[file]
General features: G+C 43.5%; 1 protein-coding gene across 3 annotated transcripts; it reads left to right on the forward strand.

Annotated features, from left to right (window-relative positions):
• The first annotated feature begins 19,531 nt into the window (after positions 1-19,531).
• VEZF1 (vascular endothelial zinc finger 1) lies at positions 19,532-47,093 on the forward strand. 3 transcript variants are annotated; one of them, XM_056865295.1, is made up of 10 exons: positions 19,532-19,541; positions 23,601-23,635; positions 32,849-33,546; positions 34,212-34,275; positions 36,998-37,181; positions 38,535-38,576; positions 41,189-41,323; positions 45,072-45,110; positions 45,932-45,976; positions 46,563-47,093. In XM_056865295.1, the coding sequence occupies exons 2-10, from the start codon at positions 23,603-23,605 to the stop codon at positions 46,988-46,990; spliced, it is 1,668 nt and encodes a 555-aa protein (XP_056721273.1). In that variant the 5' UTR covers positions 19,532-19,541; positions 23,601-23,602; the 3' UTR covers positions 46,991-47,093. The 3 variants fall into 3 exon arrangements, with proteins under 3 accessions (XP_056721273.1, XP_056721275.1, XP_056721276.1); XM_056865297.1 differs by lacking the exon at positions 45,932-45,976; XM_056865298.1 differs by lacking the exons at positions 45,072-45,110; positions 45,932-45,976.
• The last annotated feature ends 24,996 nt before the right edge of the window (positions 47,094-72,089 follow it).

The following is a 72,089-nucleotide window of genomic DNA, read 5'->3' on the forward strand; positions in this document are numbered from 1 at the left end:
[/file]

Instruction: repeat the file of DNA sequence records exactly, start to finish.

General features: G+C 43.5%; 1 protein-coding gene across 3 annotated transcripts; it reads left to right on the forward strand.

Annotated features, from left to right (window-relative positions):
• The first annotated feature begins 19,531 nt into the window (after positions 1-19,531).
• VEZF1 (vascular endothelial zinc finger 1) lies at positions 19,532-47,093 on the forward strand. 3 transcript variants are annotated; one of them, XM_056865295.1, is made up of 10 exons: positions 19,532-19,541; positions 23,601-23,635; positions 32,849-33,546; positions 34,212-34,275; positions 36,998-37,181; positions 38,535-38,576; positions 41,189-41,323; positions 45,072-45,110; positions 45,932-45,976; positions 46,563-47,093. In XM_056865295.1, the coding sequence occupies exons 2-10, from the start codon at positions 23,603-23,605 to the stop codon at positions 46,988-46,990; spliced, it is 1,668 nt and encodes a 555-aa protein (XP_056721273.1). In that variant the 5' UTR covers positions 19,532-19,541; positions 23,601-23,602; the 3' UTR covers positions 46,991-47,093. The 3 variants fall into 3 exon arrangements, with proteins under 3 accessions (XP_056721273.1, XP_056721275.1, XP_056721276.1); XM_056865297.1 differs by lacking the exon at positions 45,932-45,976; XM_056865298.1 differs by lacking the exons at positions 45,072-45,110; positions 45,932-45,976.
• The last annotated feature ends 24,996 nt before the right edge of the window (positions 47,094-72,089 follow it).

The following is a 72,089-nucleotide window of genomic DNA, read 5'->3' on the forward strand; positions in this document are numbered from 1 at the left end: